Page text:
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Dr. Dirk Rohde

 

 

Dr. Dirk Rohde

R&D Manager Electronics

Atotech Deutschland

 Education:

  • PhD Chemistry

 Experiences:

  • For the past 10 years Dirk Rohde has held various roles related to R&D at Atotech Deutschland GmbH, wherein he focused primarily on the development of innovative copper plating processes. 

  • He was the R&D Manager for Atotech's Advanced Packaging Semiconductor division for 5 years and has recently assumed the role of Global Head of R&D Electronics. 

  • Prior to Atotech, Dirk was a development engineer at Infineon and Qimonda, where he worked on materials for organic electronic devices and high-k dielectrics. 

  • Dirk received his PhD in Chemistry at Martin Luther University in Halle, Germany where he began his career as scientist for the synthesis of dyes for organic electronics. 

 Abstract:

 

  • Additive impact on Cu properties for Fan-out Wafer Level Packaging applications 

  • Next generation devices for FO WLP require decreasing the RDL pitch down to 2x2µm. Redistribution layers are essential to a variety of packaging technologies, as it is with more RDLs that I/O density is increased. A higher I/O density 1) provides more physical connections to the PCB, enabling better heat flow, which is critical to thermal performance; 2) enables improved electrical performance, as more outputs results in faster electrical signals between die; 3) allows the package to perform more operations in parallel due to the presence of more electrical pathways. In sum increasing the I/O count allows for more complex, high speed die to be packaged and facilitates improved reliability performance.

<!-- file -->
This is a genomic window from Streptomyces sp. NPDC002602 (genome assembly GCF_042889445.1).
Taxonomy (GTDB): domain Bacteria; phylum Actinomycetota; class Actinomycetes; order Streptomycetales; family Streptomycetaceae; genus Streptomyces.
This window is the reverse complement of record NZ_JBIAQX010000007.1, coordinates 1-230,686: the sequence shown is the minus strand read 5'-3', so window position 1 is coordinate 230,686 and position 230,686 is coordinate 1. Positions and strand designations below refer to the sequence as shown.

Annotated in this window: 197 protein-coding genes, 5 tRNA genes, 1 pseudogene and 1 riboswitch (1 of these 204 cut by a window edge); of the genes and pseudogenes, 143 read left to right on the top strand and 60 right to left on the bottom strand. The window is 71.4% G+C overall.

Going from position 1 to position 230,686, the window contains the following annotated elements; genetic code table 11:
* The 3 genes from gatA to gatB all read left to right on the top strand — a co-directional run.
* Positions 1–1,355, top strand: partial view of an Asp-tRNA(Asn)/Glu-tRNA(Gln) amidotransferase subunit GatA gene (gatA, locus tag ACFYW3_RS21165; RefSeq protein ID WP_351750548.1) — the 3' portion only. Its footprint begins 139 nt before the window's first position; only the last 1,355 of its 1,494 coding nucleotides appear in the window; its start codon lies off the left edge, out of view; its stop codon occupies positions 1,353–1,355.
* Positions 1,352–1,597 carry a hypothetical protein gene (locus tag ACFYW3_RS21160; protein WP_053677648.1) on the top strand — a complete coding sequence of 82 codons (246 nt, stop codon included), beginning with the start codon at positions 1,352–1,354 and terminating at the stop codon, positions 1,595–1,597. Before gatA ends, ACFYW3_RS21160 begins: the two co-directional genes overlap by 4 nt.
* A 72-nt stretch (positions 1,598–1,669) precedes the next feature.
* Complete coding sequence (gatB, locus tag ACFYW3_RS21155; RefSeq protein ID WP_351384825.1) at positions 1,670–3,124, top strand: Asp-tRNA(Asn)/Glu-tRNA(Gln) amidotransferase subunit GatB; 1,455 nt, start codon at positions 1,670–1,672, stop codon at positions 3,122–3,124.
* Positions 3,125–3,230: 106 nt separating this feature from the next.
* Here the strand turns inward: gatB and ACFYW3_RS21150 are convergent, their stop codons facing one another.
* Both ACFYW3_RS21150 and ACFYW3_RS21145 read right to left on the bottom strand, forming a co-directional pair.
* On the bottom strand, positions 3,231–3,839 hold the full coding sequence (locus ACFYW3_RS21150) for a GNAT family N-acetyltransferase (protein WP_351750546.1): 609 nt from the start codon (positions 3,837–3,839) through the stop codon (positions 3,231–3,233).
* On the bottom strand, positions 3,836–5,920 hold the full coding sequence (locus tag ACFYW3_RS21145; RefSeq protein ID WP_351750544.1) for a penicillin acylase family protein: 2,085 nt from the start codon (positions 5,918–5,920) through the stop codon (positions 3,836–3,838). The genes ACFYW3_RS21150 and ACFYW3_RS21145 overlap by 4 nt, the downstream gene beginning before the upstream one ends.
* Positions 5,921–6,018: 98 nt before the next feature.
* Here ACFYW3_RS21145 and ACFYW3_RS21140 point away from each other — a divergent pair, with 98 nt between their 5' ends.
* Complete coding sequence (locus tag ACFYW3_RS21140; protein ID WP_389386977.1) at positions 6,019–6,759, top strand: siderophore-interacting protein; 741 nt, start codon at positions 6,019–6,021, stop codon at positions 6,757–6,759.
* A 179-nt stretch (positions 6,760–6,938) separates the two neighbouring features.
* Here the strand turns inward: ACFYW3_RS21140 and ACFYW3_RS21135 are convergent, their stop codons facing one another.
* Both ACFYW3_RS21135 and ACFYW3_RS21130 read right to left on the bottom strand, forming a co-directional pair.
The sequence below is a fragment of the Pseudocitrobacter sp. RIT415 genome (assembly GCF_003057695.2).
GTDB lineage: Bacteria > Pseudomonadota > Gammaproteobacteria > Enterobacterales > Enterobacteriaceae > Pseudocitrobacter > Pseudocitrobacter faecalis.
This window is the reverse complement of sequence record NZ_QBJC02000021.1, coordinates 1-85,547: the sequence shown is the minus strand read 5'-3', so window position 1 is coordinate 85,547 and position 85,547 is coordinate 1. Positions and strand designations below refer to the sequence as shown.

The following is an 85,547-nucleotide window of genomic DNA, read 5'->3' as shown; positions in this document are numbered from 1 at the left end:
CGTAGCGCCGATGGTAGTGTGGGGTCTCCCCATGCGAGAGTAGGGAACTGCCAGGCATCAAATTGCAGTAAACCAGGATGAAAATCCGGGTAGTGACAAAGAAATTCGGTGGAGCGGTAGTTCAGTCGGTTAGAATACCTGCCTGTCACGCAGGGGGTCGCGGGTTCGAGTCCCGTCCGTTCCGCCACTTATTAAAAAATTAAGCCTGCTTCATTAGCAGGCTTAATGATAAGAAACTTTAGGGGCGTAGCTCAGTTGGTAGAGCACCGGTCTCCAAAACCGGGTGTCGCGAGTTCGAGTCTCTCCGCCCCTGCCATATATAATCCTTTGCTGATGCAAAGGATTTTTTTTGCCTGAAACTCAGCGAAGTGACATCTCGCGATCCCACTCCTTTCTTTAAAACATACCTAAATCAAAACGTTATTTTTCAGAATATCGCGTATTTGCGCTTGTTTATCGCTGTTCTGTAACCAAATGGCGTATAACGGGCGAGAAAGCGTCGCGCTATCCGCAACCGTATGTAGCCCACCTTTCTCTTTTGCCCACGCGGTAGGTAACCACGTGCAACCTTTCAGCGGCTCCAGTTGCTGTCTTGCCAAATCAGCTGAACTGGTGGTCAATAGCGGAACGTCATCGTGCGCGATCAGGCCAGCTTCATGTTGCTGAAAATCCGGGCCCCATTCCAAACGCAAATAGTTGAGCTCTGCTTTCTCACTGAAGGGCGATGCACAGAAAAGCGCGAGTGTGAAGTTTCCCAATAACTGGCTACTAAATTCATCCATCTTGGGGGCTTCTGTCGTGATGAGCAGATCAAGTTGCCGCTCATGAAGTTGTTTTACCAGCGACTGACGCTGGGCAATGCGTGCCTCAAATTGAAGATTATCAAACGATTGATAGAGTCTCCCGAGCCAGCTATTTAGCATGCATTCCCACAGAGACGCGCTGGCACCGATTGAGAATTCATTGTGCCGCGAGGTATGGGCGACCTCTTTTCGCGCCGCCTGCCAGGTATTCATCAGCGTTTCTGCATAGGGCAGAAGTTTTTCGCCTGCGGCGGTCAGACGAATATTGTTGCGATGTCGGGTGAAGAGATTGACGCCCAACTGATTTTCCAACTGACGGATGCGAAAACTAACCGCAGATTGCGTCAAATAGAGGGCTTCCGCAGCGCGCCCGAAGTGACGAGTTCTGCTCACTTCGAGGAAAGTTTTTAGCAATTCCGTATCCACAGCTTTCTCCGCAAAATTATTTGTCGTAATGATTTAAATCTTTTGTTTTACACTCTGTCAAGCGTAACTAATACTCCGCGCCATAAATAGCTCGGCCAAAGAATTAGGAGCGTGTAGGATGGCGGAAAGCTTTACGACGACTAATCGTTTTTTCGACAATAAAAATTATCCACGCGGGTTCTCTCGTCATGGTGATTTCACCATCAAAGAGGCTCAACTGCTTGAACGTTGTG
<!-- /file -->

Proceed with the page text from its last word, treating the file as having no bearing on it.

• Successful formation and plating of such fine features, however, pose a challenge for both suppliers and manufacturers, with the primary plating challenge being the simultaneous plating of ultra fine L/S, large Cu pads, and filling of microvias with a deposition rate that optimizes throughput. Additionally, the mechanical properties and impurity requirements for the Cu deposition become more difficult to control and optimize with sub 10µm L/S: 1) large grain, polygonal Cu crystal structure for high ductility – which may influence the prevalence of cracks in the metal lines – and low resistivity which impacts electrical performance; 2) low internal stress for minimized wafer warpage and good adhesion – both of which impact yield; and 3) low organic co-deposition for minimized micro voiding. 

  • Electroplating with standard Cu electrolytes results in micro voiding that amass after thermal cycle testing and may lead to failures or breakages in the Cu metal lines. To overcome this, the bath conditions, additives, and current density should be adjusted to optimize their influence on the deposit properties in terms of impurities and grain size. This paper will discuss how additives on the molecular scale impact Cu microstructure and will present plating results achieved with a new electrolyte. 

 

 

 

 

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